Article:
If we cannot explain why there is, in fact, no injustice in limiting Holy Orders to men, then we suck.

If we cannot explain–based on science and reason–why we cannot perform abortions, we suck.

If we cannot explain–based on logic and anatomy–why two men cannot marry each other, or two women, we suck.

Please, Supreme Court: Do not protect us from the burden of making these arguments! You do us no favors by doing so; in fact, you treat us like an intellectual cripple.

The fact of the matter is that making these arguments gives us joy and vigor! Our duty, our lifeblood is to speak the truth humbly, patiently, with love and respect for all.

If, someday, they put bishops in jail for refusing to ordain women, praise God! If they send police officers into Catholic hospitals to try to collect unpaid fines for refusing to dole out contraceptives, praise God!

The truth will always win in the end. We Catholics are not unreasonable kooks who hide behind esoteric mysteries to avoid explaining ourselves. Everything we believe and teach is perfectly reasonable. If an unreasonable state oppresses us for it, then to God be the glory, because it will only serve to win souls to Him.

Because God Designed it So


If you were like me back in August of 2002, your beach vacation was disturbed by the strange publication of “Reflections on Covenant and Mission.” This was a “study document” prepared by theologians of dubious probity. The media reported that the Catholic Church had given up evangelizing Jews.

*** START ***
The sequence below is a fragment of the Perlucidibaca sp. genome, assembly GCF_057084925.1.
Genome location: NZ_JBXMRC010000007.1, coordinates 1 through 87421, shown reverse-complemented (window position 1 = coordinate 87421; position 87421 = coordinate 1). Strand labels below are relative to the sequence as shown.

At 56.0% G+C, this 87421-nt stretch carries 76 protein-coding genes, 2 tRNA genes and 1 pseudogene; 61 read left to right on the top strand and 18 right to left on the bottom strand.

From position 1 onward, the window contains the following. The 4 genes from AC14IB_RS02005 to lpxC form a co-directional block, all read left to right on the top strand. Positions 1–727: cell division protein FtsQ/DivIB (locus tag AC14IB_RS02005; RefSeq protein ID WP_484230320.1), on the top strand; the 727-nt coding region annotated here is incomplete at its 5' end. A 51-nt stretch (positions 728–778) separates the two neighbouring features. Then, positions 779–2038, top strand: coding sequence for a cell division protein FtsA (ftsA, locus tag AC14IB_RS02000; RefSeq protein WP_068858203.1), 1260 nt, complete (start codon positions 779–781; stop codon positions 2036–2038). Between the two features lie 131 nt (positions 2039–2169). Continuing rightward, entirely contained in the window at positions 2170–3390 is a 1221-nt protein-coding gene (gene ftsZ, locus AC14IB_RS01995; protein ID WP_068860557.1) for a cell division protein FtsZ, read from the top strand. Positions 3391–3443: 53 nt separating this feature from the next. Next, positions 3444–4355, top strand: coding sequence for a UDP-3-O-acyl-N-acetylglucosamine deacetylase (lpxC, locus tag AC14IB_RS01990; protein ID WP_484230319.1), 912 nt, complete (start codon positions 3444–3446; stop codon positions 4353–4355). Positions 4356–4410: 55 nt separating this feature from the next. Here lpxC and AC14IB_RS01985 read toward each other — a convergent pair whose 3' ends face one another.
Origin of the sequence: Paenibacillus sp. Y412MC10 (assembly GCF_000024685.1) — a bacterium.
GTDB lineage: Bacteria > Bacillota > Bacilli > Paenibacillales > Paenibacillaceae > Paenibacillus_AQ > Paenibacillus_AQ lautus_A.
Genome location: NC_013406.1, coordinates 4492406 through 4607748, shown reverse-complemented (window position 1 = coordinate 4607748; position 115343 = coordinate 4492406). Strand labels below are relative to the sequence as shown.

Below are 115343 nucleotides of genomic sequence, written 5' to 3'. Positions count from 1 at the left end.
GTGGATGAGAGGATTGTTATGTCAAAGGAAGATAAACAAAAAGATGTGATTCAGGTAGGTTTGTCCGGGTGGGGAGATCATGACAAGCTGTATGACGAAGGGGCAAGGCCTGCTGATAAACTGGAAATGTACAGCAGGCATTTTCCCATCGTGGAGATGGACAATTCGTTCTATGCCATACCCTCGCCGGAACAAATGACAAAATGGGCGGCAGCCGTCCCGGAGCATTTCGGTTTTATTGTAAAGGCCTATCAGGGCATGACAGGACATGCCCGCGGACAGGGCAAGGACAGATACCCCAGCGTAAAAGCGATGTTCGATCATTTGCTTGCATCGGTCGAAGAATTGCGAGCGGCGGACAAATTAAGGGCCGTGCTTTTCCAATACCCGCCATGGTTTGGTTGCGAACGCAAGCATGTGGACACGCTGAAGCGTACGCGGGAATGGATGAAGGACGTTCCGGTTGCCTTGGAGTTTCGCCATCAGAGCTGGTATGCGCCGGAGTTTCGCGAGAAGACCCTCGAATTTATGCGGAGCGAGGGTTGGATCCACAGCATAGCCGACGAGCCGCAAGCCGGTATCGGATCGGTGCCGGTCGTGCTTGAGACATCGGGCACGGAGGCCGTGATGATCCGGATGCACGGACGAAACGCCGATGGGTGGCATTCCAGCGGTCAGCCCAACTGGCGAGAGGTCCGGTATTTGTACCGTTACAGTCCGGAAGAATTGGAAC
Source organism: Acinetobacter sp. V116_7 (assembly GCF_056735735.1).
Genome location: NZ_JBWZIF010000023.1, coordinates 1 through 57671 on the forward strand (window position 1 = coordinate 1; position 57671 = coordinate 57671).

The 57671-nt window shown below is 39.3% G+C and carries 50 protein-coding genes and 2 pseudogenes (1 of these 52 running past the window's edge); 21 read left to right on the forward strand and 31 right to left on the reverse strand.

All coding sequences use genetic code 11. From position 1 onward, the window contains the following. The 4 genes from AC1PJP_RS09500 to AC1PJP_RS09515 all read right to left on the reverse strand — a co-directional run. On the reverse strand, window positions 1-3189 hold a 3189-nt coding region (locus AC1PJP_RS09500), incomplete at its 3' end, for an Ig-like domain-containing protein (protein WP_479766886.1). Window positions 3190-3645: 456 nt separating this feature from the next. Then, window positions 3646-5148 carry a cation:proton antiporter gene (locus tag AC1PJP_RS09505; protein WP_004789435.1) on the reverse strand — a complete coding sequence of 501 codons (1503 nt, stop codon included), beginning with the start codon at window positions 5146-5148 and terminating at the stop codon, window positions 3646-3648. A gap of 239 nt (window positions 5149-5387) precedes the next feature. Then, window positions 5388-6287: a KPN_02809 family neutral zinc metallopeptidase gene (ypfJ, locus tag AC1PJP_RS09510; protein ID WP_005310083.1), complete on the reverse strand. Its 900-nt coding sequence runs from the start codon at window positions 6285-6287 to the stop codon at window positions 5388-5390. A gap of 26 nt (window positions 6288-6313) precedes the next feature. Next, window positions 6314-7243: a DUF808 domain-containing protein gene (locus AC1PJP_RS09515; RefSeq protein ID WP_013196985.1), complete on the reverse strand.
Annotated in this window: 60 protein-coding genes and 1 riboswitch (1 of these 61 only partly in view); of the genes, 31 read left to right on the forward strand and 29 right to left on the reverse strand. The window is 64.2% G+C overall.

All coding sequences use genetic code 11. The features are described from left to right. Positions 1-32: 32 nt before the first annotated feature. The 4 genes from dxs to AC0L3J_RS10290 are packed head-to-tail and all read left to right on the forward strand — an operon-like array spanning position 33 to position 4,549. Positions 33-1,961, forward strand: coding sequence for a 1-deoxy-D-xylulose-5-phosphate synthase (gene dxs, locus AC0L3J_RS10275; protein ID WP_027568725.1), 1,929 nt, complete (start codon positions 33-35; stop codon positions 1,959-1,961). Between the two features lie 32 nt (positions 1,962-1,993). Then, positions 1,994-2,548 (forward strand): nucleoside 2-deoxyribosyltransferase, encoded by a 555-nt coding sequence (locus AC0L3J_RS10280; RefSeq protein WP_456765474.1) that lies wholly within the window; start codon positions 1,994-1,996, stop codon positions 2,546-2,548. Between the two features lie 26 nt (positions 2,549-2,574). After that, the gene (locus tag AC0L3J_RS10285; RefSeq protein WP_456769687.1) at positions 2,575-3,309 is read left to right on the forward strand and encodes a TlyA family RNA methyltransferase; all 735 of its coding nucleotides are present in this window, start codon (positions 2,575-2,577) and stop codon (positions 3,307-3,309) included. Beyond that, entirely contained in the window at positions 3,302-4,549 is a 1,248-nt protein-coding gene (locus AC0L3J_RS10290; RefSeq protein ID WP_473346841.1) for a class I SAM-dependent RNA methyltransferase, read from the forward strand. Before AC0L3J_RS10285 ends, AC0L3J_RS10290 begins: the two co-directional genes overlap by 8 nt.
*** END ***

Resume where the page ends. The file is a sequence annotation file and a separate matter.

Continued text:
Some of the people I know and love the most are Jews. I have two Jewish nephews. My best high-school buddies are Jews.

champagneI try to be mannerly about it, but of course they all know that if they said the word, I would baptize them immediately. Then I would get some champagne.

So if you too were nonplussed back in August ’02, then you will rejoice with me: The Catholic Bishops of the United States have issued an official clarification of Church teaching on the matter of preaching the Gospel to Jews. It is not prohibited.

Praise God! Praise Christ! May God save us all by gathering us all into His holy Church!

“Whoever receives you receives me, and whoever receives me receives the one who sent me.” (Matthew 10:40)

…Imagine a man walking past the parking lot of a Catholic parish. He sees a family standing next to their new car, and the priest is praying and sprinkling the car with holy water.

After the blessing is over, the man approaches the owner of the new car and asks, “Why do you imagine that having a priest bless your car will do you any good? Do you think that this will cause God to act in your favor?”

asperges(Someone could ask a similar question of anyone who has a Mass said for someone, or confesses his sins to a priest, or has his baby baptized, or goes to the church and approaches the priest for any reason. “Why do you think this will do you any good?”)

Good question. The car owner could reply, “This is what I was taught to do. We Catholics seek the good things of God by asking priests to bless us and our things. This is what I was raised to do.”

Good answer! But then the stranger asks, “Are you saying, then, that this has nothing to do with me, since I was not raised Catholic? And, after all, how did this whole business of priests blessing people and things get started anyhow?”

Excellent question! The answer is: It all started when God Himself became man and founded the holy Catholic Church by sending out the Twelve Apostles. The reason we believe that the Church dispenses the good things of God is: God Himself set things up this way!


Good People Oppose Same-Sex Marriage

The United States Catholic Conference prepared an excellent Q&A on this subject. I am not trying to re-invent the wheel.

Nonetheless, I would like to tackle the problem from the point-of-view of: What should good people do about this?